Cecile Richards: Republicans Hate Planned Parenthood Because “Women Aren’t in Their Place Anymore”

National   |   Micaiah Bilger   |   Jan 26, 2016   |   4:55PM   |   Washington, DC

Cecile Richards has made a lot of outrageous statements in her position as president of the Planned Parenthood abortion chain.

In a new interview this month, she fell back on one of abortion advocates old favorites to defend her abortion business: Republicans want to ban abortion and control women.

“There are members of Congress who think that women are just not in their place anymore. Things were going pretty well for them the past several hundred years—it all started when we chose to be able to decide when and whether to have children,” Richards told Esquire. “I’ll let the congressmen speak for themselves. If I really thought they cared about women’s health, I’d care more about what they say.”

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Her claims are not only outrageous, they also are false. It wasn’t women who “chose” to legalize abortion back in 1973, as Richards implied. An all-male U.S. Supreme Court handed down the decision, Roe v. Wade, that allowed abortion for any reason through all nine months of pregnancy.

And if Richards looked further back in history, she would find that most early feminists were vocal opponents of abortion. Alice Paul, an early feminist who campaigned for women’s right to vote and the Equal Rights Amendment, called abortion the “ultimate exploitation of women.”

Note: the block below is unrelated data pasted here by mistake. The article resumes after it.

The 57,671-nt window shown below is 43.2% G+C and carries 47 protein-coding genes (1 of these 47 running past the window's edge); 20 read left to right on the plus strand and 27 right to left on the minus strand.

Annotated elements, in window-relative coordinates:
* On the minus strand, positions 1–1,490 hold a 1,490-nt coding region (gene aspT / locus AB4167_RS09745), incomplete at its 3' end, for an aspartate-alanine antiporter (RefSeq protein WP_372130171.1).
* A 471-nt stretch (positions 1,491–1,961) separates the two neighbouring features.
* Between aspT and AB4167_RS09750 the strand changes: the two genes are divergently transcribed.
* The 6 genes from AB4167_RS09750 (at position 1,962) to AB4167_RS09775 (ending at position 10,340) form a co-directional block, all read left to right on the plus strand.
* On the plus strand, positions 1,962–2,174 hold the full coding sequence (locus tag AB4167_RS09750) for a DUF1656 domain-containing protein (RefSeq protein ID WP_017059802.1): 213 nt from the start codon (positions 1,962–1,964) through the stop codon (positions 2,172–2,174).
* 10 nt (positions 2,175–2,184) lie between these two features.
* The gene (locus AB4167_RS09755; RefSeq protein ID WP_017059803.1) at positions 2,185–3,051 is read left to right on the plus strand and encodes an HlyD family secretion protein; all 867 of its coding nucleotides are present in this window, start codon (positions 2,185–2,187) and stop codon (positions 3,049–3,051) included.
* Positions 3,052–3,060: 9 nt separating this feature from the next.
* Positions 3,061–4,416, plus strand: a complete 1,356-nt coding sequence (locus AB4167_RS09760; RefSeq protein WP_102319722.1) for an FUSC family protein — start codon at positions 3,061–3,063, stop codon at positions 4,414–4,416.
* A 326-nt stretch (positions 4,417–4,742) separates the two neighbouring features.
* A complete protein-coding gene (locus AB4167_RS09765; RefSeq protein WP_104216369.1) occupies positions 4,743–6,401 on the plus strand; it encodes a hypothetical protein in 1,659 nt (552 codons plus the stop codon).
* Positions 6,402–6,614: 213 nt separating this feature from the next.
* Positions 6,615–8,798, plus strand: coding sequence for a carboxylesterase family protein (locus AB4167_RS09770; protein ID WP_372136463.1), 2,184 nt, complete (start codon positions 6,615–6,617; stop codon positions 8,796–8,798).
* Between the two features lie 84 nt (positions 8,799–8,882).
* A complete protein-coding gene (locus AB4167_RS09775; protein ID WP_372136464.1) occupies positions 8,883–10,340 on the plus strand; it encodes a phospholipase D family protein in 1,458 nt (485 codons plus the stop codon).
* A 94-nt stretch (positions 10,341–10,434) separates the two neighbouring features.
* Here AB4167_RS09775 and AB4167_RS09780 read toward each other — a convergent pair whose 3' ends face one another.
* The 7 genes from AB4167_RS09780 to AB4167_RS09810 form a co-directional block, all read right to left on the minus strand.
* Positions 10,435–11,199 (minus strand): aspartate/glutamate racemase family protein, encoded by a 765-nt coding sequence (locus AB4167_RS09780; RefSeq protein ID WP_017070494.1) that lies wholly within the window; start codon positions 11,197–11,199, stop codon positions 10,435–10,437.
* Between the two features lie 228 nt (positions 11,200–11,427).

Today, female lawmakers are some of the most vocal advocates for unborn babies in Congress.

U.S. Rep. Diane Black, R-Tennessee, is leading the fight to de-fund the abortion giant Planned Parenthood. In 2015, she wrote the Defund Planned Parenthood Act, which would end taxpayer funding for the abortion group while it is being investigated for selling aborted babies body parts.

Meanwhile, U.S. Rep. Marsha Blackburn, R-Tennessee, is taking charge of the Congressional committee that is conducting a long-term investigation of the abortion giant. In 2014, she defended unborn babies from a radical piece of legislation by showing an ultrasound image of her grandson to her fellow legislators.

To imply that members of Congress are working to stop abortion because they want to put women “in their place” is just absurd.

Ironically, Richards told the magazine, “We have moved into an era in the media in which no one waits for anything to be verified.” At least she is right about that.